3. What are the penalties for unlawful sexual conduct with a minor?
Sex offenses under ARS 13-1405 are charged as either Class 2 felonies or Class 6 felonies (as opposed to an Arizona misdemeanor) depending on the facts of the case.
Sexual conduct with a minor who is 14 years old or younger is a Class 2 felony and the defendant can be charged under ARS 13-705, the state’s dangerous crimes against children law (DCAC).[v]
Sexual conduct with a minor who is at least 15 years old is a Class 6 felony. The crime is typically punishable by custody in state prison for up to two years. The prison sentence can increase if the offender has prior convictions.
Sexual conduct with a minor who is at least 15 years old is a Class 2 felony if the defendant was in a position of trust.[vi]
“Position of trust” means a person who is or was any of the following:
- the parent of one’s own children,
- the minor’s stepparent, adoptive parent, legal guardian, or foster parent,
- the minor’s teacher,
- the minor’s coach or instructor, and/or
- the minor’s clergyman or priest.[vii]
A felony conviction when the defendant was in a position of trust is punishable by 12-35 years in state prison.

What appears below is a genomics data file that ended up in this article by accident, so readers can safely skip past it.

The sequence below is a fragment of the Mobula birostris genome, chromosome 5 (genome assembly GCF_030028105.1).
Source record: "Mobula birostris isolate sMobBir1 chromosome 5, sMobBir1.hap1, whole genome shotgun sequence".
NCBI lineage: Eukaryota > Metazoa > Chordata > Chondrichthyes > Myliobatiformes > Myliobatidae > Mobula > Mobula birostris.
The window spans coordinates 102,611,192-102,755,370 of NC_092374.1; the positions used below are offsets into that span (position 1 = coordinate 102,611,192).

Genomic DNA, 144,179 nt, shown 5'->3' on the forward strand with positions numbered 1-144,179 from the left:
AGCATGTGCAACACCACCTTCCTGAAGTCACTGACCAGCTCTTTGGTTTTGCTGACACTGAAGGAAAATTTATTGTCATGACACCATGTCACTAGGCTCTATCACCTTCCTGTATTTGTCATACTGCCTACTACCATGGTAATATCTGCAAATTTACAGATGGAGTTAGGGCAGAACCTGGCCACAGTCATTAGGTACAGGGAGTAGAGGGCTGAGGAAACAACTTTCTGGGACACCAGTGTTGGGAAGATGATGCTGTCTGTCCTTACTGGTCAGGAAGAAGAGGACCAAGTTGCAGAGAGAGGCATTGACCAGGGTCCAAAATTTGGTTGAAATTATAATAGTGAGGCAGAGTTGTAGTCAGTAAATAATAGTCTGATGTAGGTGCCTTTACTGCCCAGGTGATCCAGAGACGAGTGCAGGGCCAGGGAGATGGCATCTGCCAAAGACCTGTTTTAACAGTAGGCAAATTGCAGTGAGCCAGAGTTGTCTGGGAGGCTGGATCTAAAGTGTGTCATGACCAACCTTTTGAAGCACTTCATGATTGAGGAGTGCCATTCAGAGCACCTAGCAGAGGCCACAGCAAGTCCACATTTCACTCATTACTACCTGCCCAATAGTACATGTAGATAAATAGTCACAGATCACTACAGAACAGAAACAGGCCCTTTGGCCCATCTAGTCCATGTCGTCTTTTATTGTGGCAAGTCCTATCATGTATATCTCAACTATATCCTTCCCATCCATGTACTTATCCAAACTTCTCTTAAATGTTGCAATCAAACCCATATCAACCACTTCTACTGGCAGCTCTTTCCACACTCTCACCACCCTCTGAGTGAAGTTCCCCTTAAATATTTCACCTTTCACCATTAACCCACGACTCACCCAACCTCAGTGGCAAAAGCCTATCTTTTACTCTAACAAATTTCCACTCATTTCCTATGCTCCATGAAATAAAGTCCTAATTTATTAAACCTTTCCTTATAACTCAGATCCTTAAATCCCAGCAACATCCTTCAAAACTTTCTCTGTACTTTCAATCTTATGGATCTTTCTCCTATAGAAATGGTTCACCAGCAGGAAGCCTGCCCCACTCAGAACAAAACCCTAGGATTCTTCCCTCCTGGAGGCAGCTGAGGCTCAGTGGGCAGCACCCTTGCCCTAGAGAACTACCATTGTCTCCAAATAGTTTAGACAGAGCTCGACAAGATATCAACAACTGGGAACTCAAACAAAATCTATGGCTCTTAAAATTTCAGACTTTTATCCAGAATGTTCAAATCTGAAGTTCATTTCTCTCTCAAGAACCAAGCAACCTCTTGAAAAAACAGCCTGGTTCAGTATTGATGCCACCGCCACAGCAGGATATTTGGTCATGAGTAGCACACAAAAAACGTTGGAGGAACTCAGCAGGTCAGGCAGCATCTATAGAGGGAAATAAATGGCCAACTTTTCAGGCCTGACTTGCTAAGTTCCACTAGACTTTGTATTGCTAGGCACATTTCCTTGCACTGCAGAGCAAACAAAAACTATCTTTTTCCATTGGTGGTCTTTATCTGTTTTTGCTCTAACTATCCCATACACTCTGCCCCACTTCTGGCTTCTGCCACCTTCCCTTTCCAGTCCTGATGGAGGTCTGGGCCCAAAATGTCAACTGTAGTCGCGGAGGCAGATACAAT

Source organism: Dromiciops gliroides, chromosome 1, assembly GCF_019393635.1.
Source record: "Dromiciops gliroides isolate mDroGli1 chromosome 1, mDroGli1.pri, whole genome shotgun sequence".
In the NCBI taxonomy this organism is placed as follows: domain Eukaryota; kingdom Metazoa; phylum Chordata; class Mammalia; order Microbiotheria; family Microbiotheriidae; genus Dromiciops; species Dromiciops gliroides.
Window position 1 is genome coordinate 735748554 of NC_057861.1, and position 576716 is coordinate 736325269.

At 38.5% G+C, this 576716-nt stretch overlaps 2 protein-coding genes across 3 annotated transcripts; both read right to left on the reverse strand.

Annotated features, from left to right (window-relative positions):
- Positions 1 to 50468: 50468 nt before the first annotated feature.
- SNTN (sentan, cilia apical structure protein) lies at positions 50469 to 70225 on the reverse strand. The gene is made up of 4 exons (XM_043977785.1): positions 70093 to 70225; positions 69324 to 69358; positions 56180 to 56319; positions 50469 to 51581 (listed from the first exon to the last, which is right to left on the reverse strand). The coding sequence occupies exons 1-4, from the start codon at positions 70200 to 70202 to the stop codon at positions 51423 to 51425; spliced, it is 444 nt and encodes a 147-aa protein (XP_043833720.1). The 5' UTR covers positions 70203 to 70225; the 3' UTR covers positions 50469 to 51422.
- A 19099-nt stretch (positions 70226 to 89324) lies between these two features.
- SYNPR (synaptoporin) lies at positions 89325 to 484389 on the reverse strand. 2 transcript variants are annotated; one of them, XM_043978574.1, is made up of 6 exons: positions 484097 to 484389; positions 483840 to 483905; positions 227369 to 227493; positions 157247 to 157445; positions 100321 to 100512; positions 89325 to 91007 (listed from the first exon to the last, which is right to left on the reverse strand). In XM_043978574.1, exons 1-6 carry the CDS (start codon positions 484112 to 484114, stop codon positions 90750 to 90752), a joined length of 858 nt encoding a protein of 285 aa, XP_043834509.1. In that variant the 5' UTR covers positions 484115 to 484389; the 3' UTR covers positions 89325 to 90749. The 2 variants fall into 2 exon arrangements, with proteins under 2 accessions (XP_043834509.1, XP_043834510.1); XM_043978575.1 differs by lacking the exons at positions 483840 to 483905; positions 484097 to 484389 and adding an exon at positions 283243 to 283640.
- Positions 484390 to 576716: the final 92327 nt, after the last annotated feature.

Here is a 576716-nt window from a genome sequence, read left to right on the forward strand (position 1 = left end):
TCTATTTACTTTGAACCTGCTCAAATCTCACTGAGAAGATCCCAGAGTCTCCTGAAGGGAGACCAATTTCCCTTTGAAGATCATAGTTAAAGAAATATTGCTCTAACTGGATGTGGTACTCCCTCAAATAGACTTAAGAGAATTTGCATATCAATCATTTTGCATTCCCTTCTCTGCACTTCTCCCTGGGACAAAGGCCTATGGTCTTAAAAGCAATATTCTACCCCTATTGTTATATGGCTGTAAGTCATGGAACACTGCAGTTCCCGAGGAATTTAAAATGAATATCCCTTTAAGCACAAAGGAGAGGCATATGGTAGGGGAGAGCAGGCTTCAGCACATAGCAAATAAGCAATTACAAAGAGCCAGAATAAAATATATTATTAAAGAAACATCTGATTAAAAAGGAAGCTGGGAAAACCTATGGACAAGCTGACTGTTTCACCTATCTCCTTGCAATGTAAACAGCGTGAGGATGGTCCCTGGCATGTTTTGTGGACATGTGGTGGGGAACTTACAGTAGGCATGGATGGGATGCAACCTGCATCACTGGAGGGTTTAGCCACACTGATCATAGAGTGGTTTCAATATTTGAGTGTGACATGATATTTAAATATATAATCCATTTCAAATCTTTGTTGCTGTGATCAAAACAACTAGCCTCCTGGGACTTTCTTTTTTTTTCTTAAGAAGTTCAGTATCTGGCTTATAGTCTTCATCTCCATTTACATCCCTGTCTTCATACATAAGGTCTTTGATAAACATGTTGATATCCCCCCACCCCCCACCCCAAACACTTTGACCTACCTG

In addition to prison time, a person guilty under ARS 13-1405 must:
- register with the Arizona sex offender registry, per ARS 13-3821, and
- be placed on the Arizona sex offender register.[viii]
4. Are there related crimes?
There are three crimes related to sexual misconduct with a minor. These are:
- sexual exploitation of a minor – ARS 13-3553,
- luring a minor – ARS 13-3554, and
- molestation of a child – ARS 13-1410.
4.1 Sexual exploitation of a minor – ARS 13-3553
ARS 13-3553 is the Arizona law that says people sexually exploit a minor by knowingly:
- recording or photographing a minor while he/she is engaged in exploitive exhibition or other sexual conduct, or
- distributing, transporting, receiving, selling, purchasing, electronically transmitting, possessing, or exchanging any visual depiction in which a minor is engaged in exploitive exhibition or other sexual conduct.
Unlike sexual conduct with a minor, a violation of this statute is always a Class 2 felony which could lead to a prison term for the rest of your life.
4.2 Luring a minor – ARS 13-3554
Per ARS 13-3554, luring a minor is a crime where:
- a person offers or solicits sexual conduct with another person, and
- does so knowing that the other person is a minor.
As with an ARS 13-1405 accusation, a defendant can challenge a charge under this statute with a defense that says the “victim” was not a minor.
4.3 Molestation of a child – ARS 13-1410
ARS 13-1410 is the Arizona statute that makes it a crime for a person to:
- intentionally or knowingly engage in sexual contact with another person, and
- do so when the other person is under 15 years of age.
Unlike sexual conduct with a minor, this law focuses on “sexual contact” with a minor and not “sexual intercourse” or “oral sexual contact.”
For additional guidance or to discuss your case with a criminal defense lawyer, we invite you to contact our law firm at the Shouse Law Group. Our attorneys provide both free consultations and legal advice you can trust.
[iii] ARS 13-1401A1
[v] ARS 13-1405B.
[vi] See same.
[vii] ARS 13-1401A2.